Warren Buffet advarer mot inflasjonen?

Nå har jeg hatt mine diskusjoner på nettet angående Mr Warren Buffet og at synes er gull er noe tull, Warren kjøper heller productive assets. Det skjønne jeg godt, det er mye bedre enn gull og sølv hvis man kan kjøpe en av verdens beste selskaper, da gjør man selvsagt det. 

Jeg fant denne videon der Warren Buffet advarer mot mye høyere inflasjon i USA de kommende årene. Nå kan jeg sette Warren Buffet på min liste som anbefaler å kjøpe gull og sølv siden han advarer mot høyere inflasjon. 

Video fra 2008!

Nå snakker Warren Buffet om moneyprinting til Helikopter Ben, dere må bare lese og se det her!

Ønsker du det skriftlig så kan du lese det under her:

I feel sorry for people that have clung to fixed-dollar investments

,he told investors at Berkshire Hathaway's annual meeting in Nebraska, an event akin to a rock concert.

Mr Buffett defended the emergency stimulus of Fed chairman Ben Bernanke, saying the "consequences would have been terrible" if the authorities had failed to act, but those nearing pension age have paid the price.

Many are trapped in such assets through pension funds. "Bernanke had tough choices to make, but he decided to step on the gas pedal, in terms of monetary policy, and he brought down rates to virtually unheard of levels, and kept them there.

And he's still got his foot on the pedal and that really does hurt savers.

It has made it extremely difficult for all kinds of people who live on fixed-income investments," he told CNBC. Mr Buffett said those who parked their money in cash equivalents or short-term US Treasuries had missed the party over the last nine months as Wall Street rocketed to all-time highs. "It is brutal. I don't know what I would do if I were in that position," he said.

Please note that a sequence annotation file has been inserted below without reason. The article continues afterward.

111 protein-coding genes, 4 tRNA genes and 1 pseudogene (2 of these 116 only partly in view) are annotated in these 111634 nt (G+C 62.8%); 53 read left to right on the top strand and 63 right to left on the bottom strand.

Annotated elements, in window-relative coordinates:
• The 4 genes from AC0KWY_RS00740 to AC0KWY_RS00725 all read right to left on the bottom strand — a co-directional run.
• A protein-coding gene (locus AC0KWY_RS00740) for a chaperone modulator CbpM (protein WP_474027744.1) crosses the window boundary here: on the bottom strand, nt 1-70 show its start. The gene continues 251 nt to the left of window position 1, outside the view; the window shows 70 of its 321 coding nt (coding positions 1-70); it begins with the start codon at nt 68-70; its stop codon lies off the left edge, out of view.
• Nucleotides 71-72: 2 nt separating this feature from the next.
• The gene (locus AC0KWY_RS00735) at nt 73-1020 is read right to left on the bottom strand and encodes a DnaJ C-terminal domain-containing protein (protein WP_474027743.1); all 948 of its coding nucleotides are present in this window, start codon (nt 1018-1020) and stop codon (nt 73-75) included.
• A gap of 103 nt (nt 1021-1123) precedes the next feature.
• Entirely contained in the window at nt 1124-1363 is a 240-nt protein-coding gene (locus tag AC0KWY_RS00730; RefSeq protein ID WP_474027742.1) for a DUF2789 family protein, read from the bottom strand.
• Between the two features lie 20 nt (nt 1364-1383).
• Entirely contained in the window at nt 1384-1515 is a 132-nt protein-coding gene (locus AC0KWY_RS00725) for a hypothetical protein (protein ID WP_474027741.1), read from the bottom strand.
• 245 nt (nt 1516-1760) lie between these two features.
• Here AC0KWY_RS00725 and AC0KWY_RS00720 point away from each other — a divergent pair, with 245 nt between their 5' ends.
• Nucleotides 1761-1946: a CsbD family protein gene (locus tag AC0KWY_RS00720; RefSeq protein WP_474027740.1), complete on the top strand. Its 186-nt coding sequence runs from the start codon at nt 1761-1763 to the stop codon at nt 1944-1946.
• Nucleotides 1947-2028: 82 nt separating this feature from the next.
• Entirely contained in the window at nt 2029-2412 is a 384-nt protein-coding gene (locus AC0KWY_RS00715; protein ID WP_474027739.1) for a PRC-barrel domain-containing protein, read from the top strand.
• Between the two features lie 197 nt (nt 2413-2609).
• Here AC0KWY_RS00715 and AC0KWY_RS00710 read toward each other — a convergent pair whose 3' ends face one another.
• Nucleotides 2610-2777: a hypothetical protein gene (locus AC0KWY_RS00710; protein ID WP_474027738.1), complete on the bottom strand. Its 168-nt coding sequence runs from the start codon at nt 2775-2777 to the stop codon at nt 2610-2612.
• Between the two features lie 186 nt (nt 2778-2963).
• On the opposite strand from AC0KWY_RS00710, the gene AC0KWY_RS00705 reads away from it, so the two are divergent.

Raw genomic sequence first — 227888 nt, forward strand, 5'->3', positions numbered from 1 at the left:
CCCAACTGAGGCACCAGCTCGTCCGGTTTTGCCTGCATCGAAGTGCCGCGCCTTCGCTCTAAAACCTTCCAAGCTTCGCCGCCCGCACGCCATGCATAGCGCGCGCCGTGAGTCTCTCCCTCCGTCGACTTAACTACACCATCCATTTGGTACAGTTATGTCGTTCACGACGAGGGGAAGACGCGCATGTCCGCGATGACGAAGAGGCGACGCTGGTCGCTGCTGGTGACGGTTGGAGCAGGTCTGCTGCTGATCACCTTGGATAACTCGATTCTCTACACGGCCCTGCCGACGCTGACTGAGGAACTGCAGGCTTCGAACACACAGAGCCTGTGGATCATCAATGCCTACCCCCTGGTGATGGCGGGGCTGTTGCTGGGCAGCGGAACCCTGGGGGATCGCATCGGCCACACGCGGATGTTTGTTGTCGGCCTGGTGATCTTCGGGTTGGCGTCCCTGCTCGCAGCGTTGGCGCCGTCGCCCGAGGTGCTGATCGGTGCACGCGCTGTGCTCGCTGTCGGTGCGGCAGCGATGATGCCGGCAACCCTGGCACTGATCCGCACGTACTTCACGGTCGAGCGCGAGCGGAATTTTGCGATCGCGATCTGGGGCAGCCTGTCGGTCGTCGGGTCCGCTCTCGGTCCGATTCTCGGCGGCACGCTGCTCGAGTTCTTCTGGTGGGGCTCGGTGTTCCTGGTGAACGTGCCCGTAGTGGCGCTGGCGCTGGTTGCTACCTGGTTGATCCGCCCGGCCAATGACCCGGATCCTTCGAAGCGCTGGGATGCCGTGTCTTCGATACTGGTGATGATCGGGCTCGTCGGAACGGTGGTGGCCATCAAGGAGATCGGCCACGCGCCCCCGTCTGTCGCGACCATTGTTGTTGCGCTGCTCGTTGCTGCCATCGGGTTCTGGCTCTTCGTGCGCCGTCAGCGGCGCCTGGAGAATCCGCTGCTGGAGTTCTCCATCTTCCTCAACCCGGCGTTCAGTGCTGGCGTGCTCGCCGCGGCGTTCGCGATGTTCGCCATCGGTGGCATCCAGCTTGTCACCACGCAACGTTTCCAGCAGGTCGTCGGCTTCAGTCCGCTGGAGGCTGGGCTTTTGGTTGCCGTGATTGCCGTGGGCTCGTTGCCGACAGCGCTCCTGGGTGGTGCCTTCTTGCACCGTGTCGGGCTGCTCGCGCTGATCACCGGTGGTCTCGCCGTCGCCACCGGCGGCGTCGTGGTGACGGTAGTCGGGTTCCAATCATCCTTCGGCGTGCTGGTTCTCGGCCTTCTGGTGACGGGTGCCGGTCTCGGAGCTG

Analysts have been fretting for months that long-dated bonds may suffer a nasty bear market as economic recovery takes hold and starts to force up interest rates, with growing talk of a 'Great Rotation' from bonds into equities.

Bank of America issued a client alert in January warning of a "bond crash" much like the sell-off in US Treasuries in 1994 as rates jumped 240 basis points in nine months.Yet bonds have continued to rally since then. Yields on 10-year US Treasuries have fallen this year to 1.74pc as sliding commodity prices signal deflation and global recovery fails to gain traction.

French and German yields fell to the lowest in ever last week."The great rotation has not (yet) taken place. Safety first seems to be the name of the game," said Koen Straetmans from ING.

Louise Yamada, Wall Street's oracle of technical analysis, said the "bottoming process" in the rates cycle may be gradual, like the slow turn in the late 1940s as bonds lost their shine.

"It's disturbing to see retirees who got stuck at the top of the stock market, now get stuck at the top of the bond market." David Kostin from Goldman Sachs said the surge in the S&P 500 index to record highs has created a "large gap" between stock and bond values.

"We believe bonds are more mispriced than stocks", he said. However, Mr Kostin also said the majority of first quarter earnings revisions on Wall Street have been "negative", and five of the ten S&P 500 sectors have seen a fall in earnings per share from a year earlier. Economic growth is slowing again as the fiscal shock hits, while the ISM manufacturing gauge fell to 50.7 in April. A drop below 50 can be a recession trigger. Seth Masters from Bernstein Global Wealth has said the entire universe of safe-haven assets from bonds to defensive stocks and gold are all "dangerously overpriced", adding that the "safety bubble" is now the worst of the lot.